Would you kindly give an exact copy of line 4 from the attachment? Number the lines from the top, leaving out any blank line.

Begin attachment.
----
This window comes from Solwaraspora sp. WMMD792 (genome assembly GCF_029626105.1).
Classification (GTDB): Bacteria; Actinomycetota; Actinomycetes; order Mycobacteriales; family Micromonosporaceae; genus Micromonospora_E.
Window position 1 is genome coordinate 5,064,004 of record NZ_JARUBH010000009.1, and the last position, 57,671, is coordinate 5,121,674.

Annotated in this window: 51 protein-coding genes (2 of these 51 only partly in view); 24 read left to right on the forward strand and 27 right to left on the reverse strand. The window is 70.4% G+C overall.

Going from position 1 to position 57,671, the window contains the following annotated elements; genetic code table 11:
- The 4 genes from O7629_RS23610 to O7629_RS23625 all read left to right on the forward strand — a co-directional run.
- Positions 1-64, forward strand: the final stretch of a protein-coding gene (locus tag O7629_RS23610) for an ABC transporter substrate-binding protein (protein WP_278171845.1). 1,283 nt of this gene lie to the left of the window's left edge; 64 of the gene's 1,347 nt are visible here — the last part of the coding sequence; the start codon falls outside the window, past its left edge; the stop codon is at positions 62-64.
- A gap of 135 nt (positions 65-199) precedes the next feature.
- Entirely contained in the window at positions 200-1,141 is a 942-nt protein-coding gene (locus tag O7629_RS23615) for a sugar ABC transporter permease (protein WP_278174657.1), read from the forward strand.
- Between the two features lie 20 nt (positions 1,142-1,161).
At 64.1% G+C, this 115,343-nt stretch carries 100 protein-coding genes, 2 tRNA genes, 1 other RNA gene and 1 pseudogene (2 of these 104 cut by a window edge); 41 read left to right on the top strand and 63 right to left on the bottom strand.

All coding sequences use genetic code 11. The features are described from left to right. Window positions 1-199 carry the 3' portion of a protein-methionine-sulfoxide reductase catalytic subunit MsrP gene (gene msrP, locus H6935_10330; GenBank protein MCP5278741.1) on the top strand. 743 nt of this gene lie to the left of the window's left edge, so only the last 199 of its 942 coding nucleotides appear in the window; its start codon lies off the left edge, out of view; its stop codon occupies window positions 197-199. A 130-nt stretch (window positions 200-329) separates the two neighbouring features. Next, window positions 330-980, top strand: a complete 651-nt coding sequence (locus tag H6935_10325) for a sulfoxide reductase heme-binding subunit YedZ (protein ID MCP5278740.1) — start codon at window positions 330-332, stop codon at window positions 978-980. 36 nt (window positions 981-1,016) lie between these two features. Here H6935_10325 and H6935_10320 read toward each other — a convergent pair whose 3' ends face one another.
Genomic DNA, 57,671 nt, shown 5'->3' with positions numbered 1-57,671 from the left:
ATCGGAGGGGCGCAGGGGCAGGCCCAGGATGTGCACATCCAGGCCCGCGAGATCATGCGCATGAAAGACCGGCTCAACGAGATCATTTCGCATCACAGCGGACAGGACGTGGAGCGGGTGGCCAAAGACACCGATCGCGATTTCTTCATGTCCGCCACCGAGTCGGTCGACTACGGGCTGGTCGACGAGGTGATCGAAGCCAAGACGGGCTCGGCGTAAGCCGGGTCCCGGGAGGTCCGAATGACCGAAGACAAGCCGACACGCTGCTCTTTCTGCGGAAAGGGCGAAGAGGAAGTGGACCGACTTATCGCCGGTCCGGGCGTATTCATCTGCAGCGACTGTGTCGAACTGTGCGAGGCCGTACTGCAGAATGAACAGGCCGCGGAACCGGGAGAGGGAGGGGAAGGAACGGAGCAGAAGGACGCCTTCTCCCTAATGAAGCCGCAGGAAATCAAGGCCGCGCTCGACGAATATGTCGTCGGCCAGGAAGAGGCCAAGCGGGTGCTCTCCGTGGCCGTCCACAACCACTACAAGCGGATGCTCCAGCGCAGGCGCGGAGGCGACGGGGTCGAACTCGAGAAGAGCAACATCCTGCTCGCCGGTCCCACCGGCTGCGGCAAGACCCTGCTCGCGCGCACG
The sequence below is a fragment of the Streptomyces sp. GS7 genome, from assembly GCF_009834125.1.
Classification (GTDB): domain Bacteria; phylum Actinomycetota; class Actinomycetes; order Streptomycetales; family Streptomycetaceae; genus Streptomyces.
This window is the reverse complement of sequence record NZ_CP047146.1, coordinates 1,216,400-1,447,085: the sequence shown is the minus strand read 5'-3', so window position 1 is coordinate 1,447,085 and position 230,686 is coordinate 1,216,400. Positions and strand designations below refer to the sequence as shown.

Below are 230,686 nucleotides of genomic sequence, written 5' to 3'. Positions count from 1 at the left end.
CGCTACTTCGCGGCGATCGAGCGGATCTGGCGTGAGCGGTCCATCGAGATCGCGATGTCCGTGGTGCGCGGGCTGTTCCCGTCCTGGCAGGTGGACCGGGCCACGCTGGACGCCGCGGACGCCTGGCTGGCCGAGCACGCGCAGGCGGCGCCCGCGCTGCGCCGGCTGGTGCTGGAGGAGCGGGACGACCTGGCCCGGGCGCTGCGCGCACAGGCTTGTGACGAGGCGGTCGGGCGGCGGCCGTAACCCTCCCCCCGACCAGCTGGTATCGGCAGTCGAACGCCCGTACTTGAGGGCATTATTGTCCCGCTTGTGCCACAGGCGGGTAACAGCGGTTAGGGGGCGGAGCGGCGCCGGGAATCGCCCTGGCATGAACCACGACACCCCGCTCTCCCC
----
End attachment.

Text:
Annotated in this window: 51 protein-coding genes (2 of these 51 only partly in view); 24 read left to right on the forward strand and 27 right to left on the reverse strand. The window is 70.4% G+C overall.